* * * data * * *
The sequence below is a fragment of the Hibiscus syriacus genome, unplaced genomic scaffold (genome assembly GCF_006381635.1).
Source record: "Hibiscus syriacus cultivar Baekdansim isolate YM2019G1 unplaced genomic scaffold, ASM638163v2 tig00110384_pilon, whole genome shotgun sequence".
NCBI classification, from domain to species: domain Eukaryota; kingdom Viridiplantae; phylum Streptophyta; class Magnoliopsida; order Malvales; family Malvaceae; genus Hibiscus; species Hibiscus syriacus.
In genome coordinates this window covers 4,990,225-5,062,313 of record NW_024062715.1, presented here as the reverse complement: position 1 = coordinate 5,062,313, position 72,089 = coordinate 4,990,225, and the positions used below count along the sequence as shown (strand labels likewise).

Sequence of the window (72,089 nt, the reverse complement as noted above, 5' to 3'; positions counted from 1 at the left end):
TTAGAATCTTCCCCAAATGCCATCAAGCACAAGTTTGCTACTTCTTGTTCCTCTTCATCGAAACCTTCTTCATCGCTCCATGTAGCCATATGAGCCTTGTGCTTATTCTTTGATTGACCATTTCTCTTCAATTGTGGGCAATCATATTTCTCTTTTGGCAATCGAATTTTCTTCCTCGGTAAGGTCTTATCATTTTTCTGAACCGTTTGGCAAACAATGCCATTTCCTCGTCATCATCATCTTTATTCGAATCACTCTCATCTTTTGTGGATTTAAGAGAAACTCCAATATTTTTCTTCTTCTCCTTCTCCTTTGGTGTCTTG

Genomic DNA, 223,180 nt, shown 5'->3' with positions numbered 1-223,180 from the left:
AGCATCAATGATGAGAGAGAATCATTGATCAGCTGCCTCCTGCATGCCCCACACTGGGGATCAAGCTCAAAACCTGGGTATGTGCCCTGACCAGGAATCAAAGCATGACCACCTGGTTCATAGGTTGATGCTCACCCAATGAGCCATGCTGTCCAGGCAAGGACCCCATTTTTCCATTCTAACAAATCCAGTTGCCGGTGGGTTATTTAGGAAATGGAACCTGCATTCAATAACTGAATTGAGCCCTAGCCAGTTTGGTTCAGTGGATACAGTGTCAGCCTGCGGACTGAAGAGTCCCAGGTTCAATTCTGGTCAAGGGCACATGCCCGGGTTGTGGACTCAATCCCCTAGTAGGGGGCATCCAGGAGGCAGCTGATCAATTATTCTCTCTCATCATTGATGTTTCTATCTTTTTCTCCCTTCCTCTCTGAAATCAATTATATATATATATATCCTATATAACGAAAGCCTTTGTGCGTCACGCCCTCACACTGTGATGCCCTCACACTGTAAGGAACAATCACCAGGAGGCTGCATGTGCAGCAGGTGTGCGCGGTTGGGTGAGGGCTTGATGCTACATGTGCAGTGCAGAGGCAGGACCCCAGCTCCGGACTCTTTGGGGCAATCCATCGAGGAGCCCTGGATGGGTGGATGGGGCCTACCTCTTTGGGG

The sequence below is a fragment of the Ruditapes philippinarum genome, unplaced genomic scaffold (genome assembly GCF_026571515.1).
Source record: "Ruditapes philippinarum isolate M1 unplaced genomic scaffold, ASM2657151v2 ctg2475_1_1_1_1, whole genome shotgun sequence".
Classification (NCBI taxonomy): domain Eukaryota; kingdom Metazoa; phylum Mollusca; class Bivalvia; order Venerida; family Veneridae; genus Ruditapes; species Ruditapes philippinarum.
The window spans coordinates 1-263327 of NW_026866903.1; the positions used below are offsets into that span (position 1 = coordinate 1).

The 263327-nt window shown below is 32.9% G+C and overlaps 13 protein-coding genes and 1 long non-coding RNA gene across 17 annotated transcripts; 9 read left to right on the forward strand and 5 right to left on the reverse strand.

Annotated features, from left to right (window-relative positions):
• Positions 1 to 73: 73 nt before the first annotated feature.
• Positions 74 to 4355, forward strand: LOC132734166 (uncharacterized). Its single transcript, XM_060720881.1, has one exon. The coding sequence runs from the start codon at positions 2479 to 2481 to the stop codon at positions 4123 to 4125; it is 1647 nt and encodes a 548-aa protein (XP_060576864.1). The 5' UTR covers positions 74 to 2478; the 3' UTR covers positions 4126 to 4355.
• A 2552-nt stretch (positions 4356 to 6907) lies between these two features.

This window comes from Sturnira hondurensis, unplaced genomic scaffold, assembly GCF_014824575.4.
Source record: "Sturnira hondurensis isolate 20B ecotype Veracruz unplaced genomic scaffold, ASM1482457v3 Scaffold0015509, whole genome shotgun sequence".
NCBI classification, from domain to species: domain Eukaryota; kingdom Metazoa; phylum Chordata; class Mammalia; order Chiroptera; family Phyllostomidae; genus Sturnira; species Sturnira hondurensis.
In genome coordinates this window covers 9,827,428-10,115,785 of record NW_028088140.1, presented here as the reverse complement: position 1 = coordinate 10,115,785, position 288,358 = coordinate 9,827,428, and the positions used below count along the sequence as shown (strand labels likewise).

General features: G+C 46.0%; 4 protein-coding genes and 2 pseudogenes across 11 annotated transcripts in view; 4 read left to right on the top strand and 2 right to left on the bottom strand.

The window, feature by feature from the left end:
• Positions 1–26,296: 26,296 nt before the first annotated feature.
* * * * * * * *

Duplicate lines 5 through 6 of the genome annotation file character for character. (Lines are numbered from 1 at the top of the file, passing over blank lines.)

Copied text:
Sequence of the window (72,089 nt, the reverse complement as noted above, 5' to 3'; positions counted from 1 at the left end):
TTAGAATCTTCCCCAAATGCCATCAAGCACAAGTTTGCTACTTCTTGTTCCTCTTCATCGAAACCTTCTTCATCGCTCCATGTAGCCATATGAGCCTTGTGCTTATTCTTTGATTGACCATTTCTCTTCAATTGTGGGCAATCATATTTCTCTTTTGGCAATCGAATTTTCTTCCTCGGTAAGGTCTTATCATTTTTCTGAACCGTTTGGCAAACAATGCCATTTCCTCGTCATCATCATCTTTATTCGAATCACTCTCATCTTTTGTGGATTTAAGAGAAACTCCAATATTTTTCTTCTTCTCCTTCTCCTTTGGTGTCTTG